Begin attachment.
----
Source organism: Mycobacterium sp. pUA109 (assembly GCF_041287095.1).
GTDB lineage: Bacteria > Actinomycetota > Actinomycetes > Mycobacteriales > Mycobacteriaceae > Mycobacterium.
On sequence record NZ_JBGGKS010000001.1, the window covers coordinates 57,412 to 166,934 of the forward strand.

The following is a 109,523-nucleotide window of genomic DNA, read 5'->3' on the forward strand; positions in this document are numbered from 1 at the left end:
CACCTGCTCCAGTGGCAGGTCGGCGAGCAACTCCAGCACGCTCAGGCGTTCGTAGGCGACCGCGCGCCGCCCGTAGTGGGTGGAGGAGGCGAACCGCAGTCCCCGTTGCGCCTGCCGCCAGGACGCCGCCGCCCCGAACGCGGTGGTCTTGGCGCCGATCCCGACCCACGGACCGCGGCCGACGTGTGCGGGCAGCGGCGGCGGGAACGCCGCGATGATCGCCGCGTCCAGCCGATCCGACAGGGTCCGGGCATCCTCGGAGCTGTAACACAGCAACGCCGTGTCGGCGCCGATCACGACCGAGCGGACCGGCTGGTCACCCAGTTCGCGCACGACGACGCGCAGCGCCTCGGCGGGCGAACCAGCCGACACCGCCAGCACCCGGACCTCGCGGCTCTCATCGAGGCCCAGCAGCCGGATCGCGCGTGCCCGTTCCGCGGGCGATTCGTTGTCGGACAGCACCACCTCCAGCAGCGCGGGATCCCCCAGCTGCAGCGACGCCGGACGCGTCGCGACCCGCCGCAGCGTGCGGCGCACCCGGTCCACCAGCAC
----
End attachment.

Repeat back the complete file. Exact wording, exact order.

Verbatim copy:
Source organism: Mycobacterium sp. pUA109 (assembly GCF_041287095.1).
GTDB lineage: Bacteria > Actinomycetota > Actinomycetes > Mycobacteriales > Mycobacteriaceae > Mycobacterium.
On sequence record NZ_JBGGKS010000001.1, the window covers coordinates 57,412 to 166,934 of the forward strand.

The following is a 109,523-nucleotide window of genomic DNA, read 5'->3' on the forward strand; positions in this document are numbered from 1 at the left end:
CACCTGCTCCAGTGGCAGGTCGGCGAGCAACTCCAGCACGCTCAGGCGTTCGTAGGCGACCGCGCGCCGCCCGTAGTGGGTGGAGGAGGCGAACCGCAGTCCCCGTTGCGCCTGCCGCCAGGACGCCGCCGCCCCGAACGCGGTGGTCTTGGCGCCGATCCCGACCCACGGACCGCGGCCGACGTGTGCGGGCAGCGGCGGCGGGAACGCCGCGATGATCGCCGCGTCCAGCCGATCCGACAGGGTCCGGGCATCCTCGGAGCTGTAACACAGCAACGCCGTGTCGGCGCCGATCACGACCGAGCGGACCGGCTGGTCACCCAGTTCGCGCACGACGACGCGCAGCGCCTCGGCGGGCGAACCAGCCGACACCGCCAGCACCCGGACCTCGCGGCTCTCATCGAGGCCCAGCAGCCGGATCGCGCGTGCCCGTTCCGCGGGCGATTCGTTGTCGGACAGCACCACCTCCAGCAGCGCGGGATCCCCCAGCTGCAGCGACGCCGGACGCGTCGCGACCCGCCGCAGCGTGCGGCGCACCCGGTCCACCAGCAC